Three types of human odontogenic tumors histologically classified as compound composite odontoma, ossifying fibroma, and Pindborg tumor were characterized using mid-infrared spectroscopy (mid-IR) and solid-state nuclear magnetic resonance (ssNMR). For comparison, human jawbone and dental mineralized tissues such as dentin, enamel, and dental cement were also characterized. The studies focused on the structural properties and chemical composition of pathological tissues versus histochemically related tissues. All analyzed tumors were composed of organic and mineral parts and water. Apatite was found to be the main constituent of the mineral part. Various components (water, structural hydroxyl groups, carbonate ions (CO32−), and hydrogen phosphate ions (HPO42−)) and physicochemical parameters (index of apatite maturity and crystallinity) were examined. The highest organic/mineral ratio was observed in fibrocementoma, a finding that can be explained by the fibrous character of the tumor. The lowest relative HPO42− content was found in odontoma. This tumor is characterized by the highest mineral crystallinity index and content of structural hydroxyl groups. The Pindborg tumor mineral portion was found to be poorly crystalline and rich in HPO42−. The relative CO32− content was similar in all samples studied. The results of spectroscopic studies of odontogenic tumors were consistent with the standard histochemical analysis. It was shown that the various techniques of ssNMR and elaborate analysis of the mid-IR spectra, applied together, provide valuable information about calcified benign odontogenic tumors.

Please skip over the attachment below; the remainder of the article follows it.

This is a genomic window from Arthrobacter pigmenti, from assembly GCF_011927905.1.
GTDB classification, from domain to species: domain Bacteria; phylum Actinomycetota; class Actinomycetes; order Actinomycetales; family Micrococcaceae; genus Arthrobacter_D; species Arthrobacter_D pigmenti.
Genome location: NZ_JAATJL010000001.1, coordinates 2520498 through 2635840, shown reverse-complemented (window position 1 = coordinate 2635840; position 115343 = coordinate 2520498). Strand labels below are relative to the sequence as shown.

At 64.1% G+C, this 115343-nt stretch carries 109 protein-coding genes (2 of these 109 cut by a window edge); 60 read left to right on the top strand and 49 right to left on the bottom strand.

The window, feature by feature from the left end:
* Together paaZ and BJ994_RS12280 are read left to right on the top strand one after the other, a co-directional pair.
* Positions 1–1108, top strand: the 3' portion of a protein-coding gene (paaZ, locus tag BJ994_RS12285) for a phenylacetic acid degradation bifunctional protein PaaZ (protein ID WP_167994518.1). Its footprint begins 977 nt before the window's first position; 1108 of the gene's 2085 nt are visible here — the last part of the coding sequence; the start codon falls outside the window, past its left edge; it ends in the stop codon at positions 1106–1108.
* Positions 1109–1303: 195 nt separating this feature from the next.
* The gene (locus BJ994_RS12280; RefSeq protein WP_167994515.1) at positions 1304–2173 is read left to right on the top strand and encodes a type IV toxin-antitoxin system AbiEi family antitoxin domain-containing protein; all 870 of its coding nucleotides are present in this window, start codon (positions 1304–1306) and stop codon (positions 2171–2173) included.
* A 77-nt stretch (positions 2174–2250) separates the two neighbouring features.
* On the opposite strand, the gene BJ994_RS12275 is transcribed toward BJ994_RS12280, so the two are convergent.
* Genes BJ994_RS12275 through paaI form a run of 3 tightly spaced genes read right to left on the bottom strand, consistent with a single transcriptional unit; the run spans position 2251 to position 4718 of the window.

Joanna Kolmas and Rafał Prządka, "Benign Odontogenic Tumors Versus Histochemically Related Tissues: Preliminary Results from Mid-Infrared and Solid-State Nuclear Magnetic Resonance Spectroscopy," Appl. Spectrosc. 68, 663-671 (2014)
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